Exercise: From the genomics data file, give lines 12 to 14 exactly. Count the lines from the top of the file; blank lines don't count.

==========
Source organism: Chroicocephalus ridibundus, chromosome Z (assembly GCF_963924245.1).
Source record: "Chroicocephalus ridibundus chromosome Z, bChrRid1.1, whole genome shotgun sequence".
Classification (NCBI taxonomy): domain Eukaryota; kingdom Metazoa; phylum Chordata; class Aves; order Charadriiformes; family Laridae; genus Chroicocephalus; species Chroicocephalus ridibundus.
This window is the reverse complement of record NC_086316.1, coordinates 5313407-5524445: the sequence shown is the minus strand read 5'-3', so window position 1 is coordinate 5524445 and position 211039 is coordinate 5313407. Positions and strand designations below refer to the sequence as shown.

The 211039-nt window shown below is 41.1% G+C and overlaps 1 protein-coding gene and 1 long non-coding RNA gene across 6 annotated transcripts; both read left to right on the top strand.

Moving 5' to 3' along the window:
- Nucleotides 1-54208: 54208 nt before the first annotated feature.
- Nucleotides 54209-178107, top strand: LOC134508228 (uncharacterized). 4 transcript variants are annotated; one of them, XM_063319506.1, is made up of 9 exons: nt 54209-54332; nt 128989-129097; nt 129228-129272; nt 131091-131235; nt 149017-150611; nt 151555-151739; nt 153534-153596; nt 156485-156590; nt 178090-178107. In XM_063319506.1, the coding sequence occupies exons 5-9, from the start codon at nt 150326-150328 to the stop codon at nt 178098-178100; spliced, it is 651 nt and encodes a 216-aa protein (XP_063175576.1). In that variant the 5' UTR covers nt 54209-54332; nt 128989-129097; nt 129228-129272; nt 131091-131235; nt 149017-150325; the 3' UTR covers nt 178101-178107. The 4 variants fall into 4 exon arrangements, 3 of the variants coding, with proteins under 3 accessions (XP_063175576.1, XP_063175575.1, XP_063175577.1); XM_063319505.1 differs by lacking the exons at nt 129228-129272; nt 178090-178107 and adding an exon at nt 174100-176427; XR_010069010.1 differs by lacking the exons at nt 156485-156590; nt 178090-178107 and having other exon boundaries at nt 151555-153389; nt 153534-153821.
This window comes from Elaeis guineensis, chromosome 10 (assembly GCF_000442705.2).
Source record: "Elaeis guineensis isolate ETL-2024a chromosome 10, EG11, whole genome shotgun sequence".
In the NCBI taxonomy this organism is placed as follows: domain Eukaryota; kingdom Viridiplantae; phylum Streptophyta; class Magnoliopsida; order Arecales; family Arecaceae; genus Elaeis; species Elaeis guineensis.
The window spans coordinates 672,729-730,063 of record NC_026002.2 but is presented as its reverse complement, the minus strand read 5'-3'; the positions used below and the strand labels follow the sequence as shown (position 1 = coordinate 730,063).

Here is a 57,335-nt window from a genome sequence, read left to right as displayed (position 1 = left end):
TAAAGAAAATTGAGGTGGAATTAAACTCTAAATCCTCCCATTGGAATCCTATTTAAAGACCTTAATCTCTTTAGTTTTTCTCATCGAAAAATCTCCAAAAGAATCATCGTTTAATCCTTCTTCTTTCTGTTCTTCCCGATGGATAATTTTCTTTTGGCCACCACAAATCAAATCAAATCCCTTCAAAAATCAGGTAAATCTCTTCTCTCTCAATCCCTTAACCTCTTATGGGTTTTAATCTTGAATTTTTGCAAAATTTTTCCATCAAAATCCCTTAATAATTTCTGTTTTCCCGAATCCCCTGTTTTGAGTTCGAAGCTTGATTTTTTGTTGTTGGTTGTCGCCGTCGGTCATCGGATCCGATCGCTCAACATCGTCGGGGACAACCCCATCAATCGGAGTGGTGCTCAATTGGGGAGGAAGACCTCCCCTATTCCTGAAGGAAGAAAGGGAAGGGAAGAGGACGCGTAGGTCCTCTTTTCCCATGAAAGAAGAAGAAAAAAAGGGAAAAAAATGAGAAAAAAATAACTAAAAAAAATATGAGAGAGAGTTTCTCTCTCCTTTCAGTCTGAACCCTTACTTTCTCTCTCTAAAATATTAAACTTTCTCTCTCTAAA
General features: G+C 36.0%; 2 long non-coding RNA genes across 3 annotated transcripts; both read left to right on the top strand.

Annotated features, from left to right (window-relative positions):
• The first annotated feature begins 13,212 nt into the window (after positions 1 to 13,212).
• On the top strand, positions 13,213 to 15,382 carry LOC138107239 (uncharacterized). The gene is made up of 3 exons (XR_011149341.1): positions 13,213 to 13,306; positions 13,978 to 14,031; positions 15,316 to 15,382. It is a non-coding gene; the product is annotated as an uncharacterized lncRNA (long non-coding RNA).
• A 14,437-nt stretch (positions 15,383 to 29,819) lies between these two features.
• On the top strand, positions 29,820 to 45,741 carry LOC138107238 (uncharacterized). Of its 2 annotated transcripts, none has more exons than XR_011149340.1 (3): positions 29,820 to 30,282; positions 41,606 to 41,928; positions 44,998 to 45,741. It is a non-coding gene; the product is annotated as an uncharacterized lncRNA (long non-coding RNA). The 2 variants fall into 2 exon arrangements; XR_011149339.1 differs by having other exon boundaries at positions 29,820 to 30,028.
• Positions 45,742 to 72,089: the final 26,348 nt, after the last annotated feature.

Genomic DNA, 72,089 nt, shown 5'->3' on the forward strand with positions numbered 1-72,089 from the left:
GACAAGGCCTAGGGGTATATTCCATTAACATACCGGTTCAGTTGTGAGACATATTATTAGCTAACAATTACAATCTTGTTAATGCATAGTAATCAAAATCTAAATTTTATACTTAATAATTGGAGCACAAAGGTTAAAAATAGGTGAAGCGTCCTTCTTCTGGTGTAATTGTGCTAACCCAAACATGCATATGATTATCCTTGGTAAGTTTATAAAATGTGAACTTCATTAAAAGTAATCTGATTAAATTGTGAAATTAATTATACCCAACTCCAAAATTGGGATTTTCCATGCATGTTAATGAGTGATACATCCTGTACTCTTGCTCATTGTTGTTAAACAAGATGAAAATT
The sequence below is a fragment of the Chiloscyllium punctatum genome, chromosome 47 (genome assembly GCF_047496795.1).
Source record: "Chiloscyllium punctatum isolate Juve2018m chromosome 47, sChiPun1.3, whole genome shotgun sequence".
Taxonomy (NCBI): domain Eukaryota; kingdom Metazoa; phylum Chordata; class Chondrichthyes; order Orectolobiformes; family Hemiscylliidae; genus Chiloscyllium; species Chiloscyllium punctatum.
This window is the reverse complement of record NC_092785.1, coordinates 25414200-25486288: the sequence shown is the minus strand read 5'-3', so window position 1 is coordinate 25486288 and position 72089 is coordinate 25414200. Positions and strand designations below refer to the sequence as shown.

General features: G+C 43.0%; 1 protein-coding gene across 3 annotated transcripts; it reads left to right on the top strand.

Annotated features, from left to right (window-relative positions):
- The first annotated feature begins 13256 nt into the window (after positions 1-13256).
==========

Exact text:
The window spans coordinates 672,729-730,063 of record NC_026002.2 but is presented as its reverse complement, the minus strand read 5'-3'; the positions used below and the strand labels follow the sequence as shown (position 1 = coordinate 730,063).

Here is a 57,335-nt window from a genome sequence, read left to right as displayed (position 1 = left end):
TAAAGAAAATTGAGGTGGAATTAAACTCTAAATCCTCCCATTGGAATCCTATTTAAAGACCTTAATCTCTTTAGTTTTTCTCATCGAAAAATCTCCAAAAGAATCATCGTTTAATCCTTCTTCTTTCTGTTCTTCCCGATGGATAATTTTCTTTTGGCCACCACAAATCAAATCAAATCCCTTCAAAAATCAGGTAAATCTCTTCTCTCTCAATCCCTTAACCTCTTATGGGTTTTAATCTTGAATTTTTGCAAAATTTTTCCATCAAAATCCCTTAATAATTTCTGTTTTCCCGAATCCCCTGTTTTGAGTTCGAAGCTTGATTTTTTGTTGTTGGTTGTCGCCGTCGGTCATCGGATCCGATCGCTCAACATCGTCGGGGACAACCCCATCAATCGGAGTGGTGCTCAATTGGGGAGGAAGACCTCCCCTATTCCTGAAGGAAGAAAGGGAAGGGAAGAGGACGCGTAGGTCCTCTTTTCCCATGAAAGAAGAAGAAAAAAAGGGAAAAAAATGAGAAAAAAATAACTAAAAAAAATATGAGAGAGAGTTTCTCTCTCCTTTCAGTCTGAACCCTTACTTTCTCTCTCTAAAATATTAAACTTTCTCTCTCTAAA